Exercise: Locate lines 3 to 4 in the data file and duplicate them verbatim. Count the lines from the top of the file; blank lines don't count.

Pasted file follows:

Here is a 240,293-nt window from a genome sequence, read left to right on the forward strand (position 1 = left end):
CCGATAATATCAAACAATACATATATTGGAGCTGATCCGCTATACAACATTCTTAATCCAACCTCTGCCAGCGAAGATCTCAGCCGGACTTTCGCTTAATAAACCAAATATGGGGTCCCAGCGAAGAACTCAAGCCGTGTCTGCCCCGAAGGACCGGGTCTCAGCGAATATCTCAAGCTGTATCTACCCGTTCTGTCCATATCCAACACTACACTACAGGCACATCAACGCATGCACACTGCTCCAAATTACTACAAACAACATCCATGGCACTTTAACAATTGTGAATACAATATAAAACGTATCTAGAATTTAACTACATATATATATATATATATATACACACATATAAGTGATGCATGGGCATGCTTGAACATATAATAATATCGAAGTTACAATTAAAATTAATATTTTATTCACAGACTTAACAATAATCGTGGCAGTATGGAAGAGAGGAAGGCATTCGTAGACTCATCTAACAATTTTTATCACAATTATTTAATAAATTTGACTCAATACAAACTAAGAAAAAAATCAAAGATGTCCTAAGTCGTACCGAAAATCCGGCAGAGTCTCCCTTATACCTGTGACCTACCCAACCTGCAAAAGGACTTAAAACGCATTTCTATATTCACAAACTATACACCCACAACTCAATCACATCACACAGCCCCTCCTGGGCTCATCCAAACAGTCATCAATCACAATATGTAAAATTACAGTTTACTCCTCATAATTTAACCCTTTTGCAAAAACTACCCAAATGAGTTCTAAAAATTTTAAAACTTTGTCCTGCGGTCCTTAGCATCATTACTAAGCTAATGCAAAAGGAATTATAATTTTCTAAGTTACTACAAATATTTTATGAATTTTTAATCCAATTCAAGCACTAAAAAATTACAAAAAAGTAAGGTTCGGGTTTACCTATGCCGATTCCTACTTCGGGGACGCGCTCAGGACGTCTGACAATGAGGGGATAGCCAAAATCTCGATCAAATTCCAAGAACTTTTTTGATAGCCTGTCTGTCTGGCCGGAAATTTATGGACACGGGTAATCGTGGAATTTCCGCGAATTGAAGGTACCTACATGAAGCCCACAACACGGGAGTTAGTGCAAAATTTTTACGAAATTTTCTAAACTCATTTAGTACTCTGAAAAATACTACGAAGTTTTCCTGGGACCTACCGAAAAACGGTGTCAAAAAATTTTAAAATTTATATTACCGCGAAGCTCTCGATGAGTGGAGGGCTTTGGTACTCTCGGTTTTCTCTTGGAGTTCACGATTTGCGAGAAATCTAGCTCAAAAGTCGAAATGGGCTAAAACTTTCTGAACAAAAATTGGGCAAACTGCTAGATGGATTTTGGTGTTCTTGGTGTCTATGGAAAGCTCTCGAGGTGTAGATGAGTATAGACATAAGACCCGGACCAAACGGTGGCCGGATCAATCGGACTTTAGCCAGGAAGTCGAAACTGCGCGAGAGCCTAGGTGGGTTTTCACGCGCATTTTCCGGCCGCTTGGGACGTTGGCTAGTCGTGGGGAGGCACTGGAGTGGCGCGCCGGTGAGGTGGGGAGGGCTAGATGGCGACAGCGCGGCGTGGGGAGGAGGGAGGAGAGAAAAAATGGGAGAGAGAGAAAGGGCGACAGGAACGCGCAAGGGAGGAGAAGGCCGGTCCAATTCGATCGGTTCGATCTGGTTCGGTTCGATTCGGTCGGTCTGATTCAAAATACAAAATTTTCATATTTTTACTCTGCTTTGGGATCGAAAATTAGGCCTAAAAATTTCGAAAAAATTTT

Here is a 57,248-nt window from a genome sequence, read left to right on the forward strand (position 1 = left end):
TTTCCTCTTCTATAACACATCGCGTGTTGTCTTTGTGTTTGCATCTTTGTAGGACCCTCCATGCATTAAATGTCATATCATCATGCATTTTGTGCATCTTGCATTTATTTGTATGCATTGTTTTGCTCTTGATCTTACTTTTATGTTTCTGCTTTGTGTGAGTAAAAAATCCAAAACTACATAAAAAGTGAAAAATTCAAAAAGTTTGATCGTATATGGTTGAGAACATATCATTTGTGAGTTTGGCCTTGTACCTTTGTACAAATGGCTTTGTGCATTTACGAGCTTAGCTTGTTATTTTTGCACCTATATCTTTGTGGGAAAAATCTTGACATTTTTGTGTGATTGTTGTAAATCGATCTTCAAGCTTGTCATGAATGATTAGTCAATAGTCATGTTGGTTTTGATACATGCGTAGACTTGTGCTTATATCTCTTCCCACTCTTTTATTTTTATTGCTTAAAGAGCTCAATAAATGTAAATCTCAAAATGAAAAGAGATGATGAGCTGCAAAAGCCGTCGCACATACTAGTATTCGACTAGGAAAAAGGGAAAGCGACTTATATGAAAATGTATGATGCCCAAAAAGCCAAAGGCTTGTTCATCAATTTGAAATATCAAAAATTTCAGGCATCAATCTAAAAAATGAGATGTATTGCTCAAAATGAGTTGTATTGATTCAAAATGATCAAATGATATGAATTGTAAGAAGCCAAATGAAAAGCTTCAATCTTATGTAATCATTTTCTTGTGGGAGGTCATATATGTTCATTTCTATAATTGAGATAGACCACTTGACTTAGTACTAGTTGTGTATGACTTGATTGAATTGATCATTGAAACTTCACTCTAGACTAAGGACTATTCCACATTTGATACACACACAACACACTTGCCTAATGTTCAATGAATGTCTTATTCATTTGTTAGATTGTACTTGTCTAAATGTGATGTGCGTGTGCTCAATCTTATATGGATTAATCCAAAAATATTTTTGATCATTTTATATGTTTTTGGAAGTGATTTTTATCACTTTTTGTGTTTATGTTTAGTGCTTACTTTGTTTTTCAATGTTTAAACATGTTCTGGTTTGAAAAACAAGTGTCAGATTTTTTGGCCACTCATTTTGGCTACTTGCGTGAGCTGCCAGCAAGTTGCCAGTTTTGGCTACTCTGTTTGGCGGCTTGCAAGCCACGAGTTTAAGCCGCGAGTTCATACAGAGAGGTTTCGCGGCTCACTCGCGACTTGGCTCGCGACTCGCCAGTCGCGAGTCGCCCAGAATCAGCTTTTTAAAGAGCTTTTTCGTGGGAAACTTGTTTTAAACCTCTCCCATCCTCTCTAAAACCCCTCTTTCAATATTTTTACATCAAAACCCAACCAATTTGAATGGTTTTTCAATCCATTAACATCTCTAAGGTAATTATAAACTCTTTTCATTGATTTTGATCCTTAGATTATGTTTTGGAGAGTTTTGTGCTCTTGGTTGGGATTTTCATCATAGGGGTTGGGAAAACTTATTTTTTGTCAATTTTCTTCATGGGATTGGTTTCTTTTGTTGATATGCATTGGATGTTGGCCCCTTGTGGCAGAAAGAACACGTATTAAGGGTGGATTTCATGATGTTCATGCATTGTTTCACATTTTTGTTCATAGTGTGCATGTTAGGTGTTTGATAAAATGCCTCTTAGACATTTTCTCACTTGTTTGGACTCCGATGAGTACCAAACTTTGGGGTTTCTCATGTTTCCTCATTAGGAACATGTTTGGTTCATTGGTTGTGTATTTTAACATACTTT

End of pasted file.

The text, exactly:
Here is a 57,248-nt window from a genome sequence, read left to right on the forward strand (position 1 = left end):
TTTCCTCTTCTATAACACATCGCGTGTTGTCTTTGTGTTTGCATCTTTGTAGGACCCTCCATGCATTAAATGTCATATCATCATGCATTTTGTGCATCTTGCATTTATTTGTATGCATTGTTTTGCTCTTGATCTTACTTTTATGTTTCTGCTTTGTGTGAGTAAAAAATCCAAAACTACATAAAAAGTGAAAAATTCAAAAAGTTTGATCGTATATGGTTGAGAACATATCATTTGTGAGTTTGGCCTTGTACCTTTGTACAAATGGCTTTGTGCATTTACGAGCTTAGCTTGTTATTTTTGCACCTATATCTTTGTGGGAAAAATCTTGACATTTTTGTGTGATTGTTGTAAATCGATCTTCAAGCTTGTCATGAATGATTAGTCAATAGTCATGTTGGTTTTGATACATGCGTAGACTTGTGCTTATATCTCTTCCCACTCTTTTATTTTTATTGCTTAAAGAGCTCAATAAATGTAAATCTCAAAATGAAAAGAGATGATGAGCTGCAAAAGCCGTCGCACATACTAGTATTCGACTAGGAAAAAGGGAAAGCGACTTATATGAAAATGTATGATGCCCAAAAAGCCAAAGGCTTGTTCATCAATTTGAAATATCAAAAATTTCAGGCATCAATCTAAAAAATGAGATGTATTGCTCAAAATGAGTTGTATTGATTCAAAATGATCAAATGATATGAATTGTAAGAAGCCAAATGAAAAGCTTCAATCTTATGTAATCATTTTCTTGTGGGAGGTCATATATGTTCATTTCTATAATTGAGATAGACCACTTGACTTAGTACTAGTTGTGTATGACTTGATTGAATTGATCATTGAAACTTCACTCTAGACTAAGGACTATTCCACATTTGATACACACACAACACACTTGCCTAATGTTCAATGAATGTCTTATTCATTTGTTAGATTGTACTTGTCTAAATGTGATGTGCGTGTGCTCAATCTTATATGGATTAATCCAAAAATATTTTTGATCATTTTATATGTTTTTGGAAGTGATTTTTATCACTTTTTGTGTTTATGTTTAGTGCTTACTTTGTTTTTCAATGTTTAAACATGTTCTGGTTTGAAAAACAAGTGTCAGATTTTTTGGCCACTCATTTTGGCTACTTGCGTGAGCTGCCAGCAAGTTGCCAGTTTTGGCTACTCTGTTTGGCGGCTTGCAAGCCACGAGTTTAAGCCGCGAGTTCATACAGAGAGGTTTCGCGGCTCACTCGCGACTTGGCTCGCGACTCGCCAGTCGCGAGTCGCCCAGAATCAGCTTTTTAAAGAGCTTTTTCGTGGGAAACTTGTTTTAAACCTCTCCCATCCTCTCTAAAACCCCTCTTTCAATATTTTTACATCAAAACCCAACCAATTTGAATGGTTTTTCAATCCATTAACATCTCTAAGGTAATTATAAACTCTTTTCATTGATTTTGATCCTTAGATTATGTTTTGGAGAGTTTTGTGCTCTTGGTTGGGATTTTCATCATAGGGGTTGGGAAAACTTATTTTTTGTCAATTTTCTTCATGGGATTGGTTTCTTTTGTTGATATGCATTGGATGTTGGCCCCTTGTGGCAGAAAGAACACGTATTAAGGGTGGATTTCATGATGTTCATGCATTGTTTCACATTTTTGTTCATAGTGTGCATGTTAGGTGTTTGATAAAATGCCTCTTAGACATTTTCTCACTTGTTTGGACTCCGATGAGTACCAAACTTTGGGGTTTCTCATGTTTCCTCATTAGGAACATGTTTGGTTCATTGGTTGTGTATTTTAACATACTTT